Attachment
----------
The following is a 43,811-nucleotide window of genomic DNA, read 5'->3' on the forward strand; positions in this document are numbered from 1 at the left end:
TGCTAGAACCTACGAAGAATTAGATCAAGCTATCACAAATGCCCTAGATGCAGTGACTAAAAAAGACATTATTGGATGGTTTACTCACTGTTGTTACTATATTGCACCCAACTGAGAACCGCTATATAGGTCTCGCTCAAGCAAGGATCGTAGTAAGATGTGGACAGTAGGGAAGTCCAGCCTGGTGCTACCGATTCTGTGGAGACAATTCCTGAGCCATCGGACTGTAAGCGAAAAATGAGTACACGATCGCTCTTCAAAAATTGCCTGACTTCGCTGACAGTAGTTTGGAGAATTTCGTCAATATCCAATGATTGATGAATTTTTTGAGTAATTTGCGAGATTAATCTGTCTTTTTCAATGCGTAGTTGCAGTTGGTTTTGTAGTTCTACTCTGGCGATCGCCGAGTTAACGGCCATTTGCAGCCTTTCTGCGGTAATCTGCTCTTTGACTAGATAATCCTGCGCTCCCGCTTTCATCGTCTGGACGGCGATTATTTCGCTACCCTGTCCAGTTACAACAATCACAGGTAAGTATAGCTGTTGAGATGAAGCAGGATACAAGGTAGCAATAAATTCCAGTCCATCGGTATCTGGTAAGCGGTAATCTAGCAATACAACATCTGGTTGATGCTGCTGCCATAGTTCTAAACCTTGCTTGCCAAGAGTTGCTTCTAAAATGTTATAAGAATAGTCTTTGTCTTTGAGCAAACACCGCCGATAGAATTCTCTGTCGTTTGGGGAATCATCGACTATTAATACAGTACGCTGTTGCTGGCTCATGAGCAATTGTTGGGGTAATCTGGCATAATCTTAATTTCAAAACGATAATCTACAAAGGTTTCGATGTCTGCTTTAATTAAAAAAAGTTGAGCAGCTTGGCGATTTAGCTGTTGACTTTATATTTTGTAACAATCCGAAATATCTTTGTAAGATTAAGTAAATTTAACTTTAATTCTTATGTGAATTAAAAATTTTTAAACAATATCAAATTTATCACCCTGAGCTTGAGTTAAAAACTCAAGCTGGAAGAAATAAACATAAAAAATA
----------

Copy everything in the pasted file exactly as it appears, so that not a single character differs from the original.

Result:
The following is a 43,811-nucleotide window of genomic DNA, read 5'->3' on the forward strand; positions in this document are numbered from 1 at the left end:
TGCTAGAACCTACGAAGAATTAGATCAAGCTATCACAAATGCCCTAGATGCAGTGACTAAAAAAGACATTATTGGATGGTTTACTCACTGTTGTTACTATATTGCACCCAACTGAGAACCGCTATATAGGTCTCGCTCAAGCAAGGATCGTAGTAAGATGTGGACAGTAGGGAAGTCCAGCCTGGTGCTACCGATTCTGTGGAGACAATTCCTGAGCCATCGGACTGTAAGCGAAAAATGAGTACACGATCGCTCTTCAAAAATTGCCTGACTTCGCTGACAGTAGTTTGGAGAATTTCGTCAATATCCAATGATTGATGAATTTTTTGAGTAATTTGCGAGATTAATCTGTCTTTTTCAATGCGTAGTTGCAGTTGGTTTTGTAGTTCTACTCTGGCGATCGCCGAGTTAACGGCCATTTGCAGCCTTTCTGCGGTAATCTGCTCTTTGACTAGATAATCCTGCGCTCCCGCTTTCATCGTCTGGACGGCGATTATTTCGCTACCCTGTCCAGTTACAACAATCACAGGTAAGTATAGCTGTTGAGATGAAGCAGGATACAAGGTAGCAATAAATTCCAGTCCATCGGTATCTGGTAAGCGGTAATCTAGCAATACAACATCTGGTTGATGCTGCTGCCATAGTTCTAAACCTTGCTTGCCAAGAGTTGCTTCTAAAATGTTATAAGAATAGTCTTTGTCTTTGAGCAAACACCGCCGATAGAATTCTCTGTCGTTTGGGGAATCATCGACTATTAATACAGTACGCTGTTGCTGGCTCATGAGCAATTGTTGGGGTAATCTGGCATAATCTTAATTTCAAAACGATAATCTACAAAGGTTTCGATGTCTGCTTTAATTAAAAAAAGTTGAGCAGCTTGGCGATTTAGCTGTTGACTTTATATTTTGTAACAATCCGAAATATCTTTGTAAGATTAAGTAAATTTAACTTTAATTCTTATGTGAATTAAAAATTTTTAAACAATATCAAATTTATCACCCTGAGCTTGAGTTAAAAACTCAAGCTGGAAGAAATAAACATAAAAAATA